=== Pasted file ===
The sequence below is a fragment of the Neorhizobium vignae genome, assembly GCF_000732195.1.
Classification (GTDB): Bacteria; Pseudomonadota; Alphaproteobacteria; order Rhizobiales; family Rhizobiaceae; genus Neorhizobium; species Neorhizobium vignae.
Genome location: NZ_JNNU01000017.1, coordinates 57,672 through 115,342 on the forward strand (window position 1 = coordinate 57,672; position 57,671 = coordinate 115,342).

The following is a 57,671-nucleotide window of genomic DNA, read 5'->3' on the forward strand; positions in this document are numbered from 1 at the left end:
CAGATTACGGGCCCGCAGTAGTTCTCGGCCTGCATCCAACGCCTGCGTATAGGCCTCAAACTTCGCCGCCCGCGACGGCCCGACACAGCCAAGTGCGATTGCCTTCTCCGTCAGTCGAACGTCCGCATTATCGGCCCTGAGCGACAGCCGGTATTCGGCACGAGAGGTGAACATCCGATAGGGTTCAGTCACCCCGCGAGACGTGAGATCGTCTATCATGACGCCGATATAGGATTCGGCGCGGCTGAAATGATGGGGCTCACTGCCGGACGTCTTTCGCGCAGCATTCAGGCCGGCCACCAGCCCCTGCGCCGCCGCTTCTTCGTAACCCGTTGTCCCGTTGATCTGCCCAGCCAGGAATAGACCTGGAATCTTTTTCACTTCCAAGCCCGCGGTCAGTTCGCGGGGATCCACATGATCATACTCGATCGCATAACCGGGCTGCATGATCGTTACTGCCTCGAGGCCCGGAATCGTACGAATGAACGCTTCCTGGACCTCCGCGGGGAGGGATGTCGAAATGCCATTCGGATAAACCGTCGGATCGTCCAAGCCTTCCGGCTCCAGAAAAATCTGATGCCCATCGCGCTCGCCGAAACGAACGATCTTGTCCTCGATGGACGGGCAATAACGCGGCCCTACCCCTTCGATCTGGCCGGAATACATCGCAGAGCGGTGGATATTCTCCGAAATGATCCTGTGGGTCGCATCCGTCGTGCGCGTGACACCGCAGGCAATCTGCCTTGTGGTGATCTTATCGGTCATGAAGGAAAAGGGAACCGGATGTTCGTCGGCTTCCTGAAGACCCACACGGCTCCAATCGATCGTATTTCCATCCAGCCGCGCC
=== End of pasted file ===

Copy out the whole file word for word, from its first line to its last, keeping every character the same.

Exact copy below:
The sequence below is a fragment of the Neorhizobium vignae genome, assembly GCF_000732195.1.
Classification (GTDB): Bacteria; Pseudomonadota; Alphaproteobacteria; order Rhizobiales; family Rhizobiaceae; genus Neorhizobium; species Neorhizobium vignae.
Genome location: NZ_JNNU01000017.1, coordinates 57,672 through 115,342 on the forward strand (window position 1 = coordinate 57,672; position 57,671 = coordinate 115,342).

The following is a 57,671-nucleotide window of genomic DNA, read 5'->3' on the forward strand; positions in this document are numbered from 1 at the left end:
CAGATTACGGGCCCGCAGTAGTTCTCGGCCTGCATCCAACGCCTGCGTATAGGCCTCAAACTTCGCCGCCCGCGACGGCCCGACACAGCCAAGTGCGATTGCCTTCTCCGTCAGTCGAACGTCCGCATTATCGGCCCTGAGCGACAGCCGGTATTCGGCACGAGAGGTGAACATCCGATAGGGTTCAGTCACCCCGCGAGACGTGAGATCGTCTATCATGACGCCGATATAGGATTCGGCGCGGCTGAAATGATGGGGCTCACTGCCGGACGTCTTTCGCGCAGCATTCAGGCCGGCCACCAGCCCCTGCGCCGCCGCTTCTTCGTAACCCGTTGTCCCGTTGATCTGCCCAGCCAGGAATAGACCTGGAATCTTTTTCACTTCCAAGCCCGCGGTCAGTTCGCGGGGATCCACATGATCATACTCGATCGCATAACCGGGCTGCATGATCGTTACTGCCTCGAGGCCCGGAATCGTACGAATGAACGCTTCCTGGACCTCCGCGGGGAGGGATGTCGAAATGCCATTCGGATAAACCGTCGGATCGTCCAAGCCTTCCGGCTCCAGAAAAATCTGATGCCCATCGCGCTCGCCGAAACGAACGATCTTGTCCTCGATGGACGGGCAATAACGCGGCCCTACCCCTTCGATCTGGCCGGAATACATCGCAGAGCGGTGGATATTCTCCGAAATGATCCTGTGGGTCGCATCCGTCGTGCGCGTGACACCGCAGGCAATCTGCCTTGTGGTGATCTTATCGGTCATGAAGGAAAAGGGAACCGGATGTTCGTCGGCTTCCTGAAGACCCACACGGCTCCAATCGATCGTATTTCCATCCAGCCGCGCC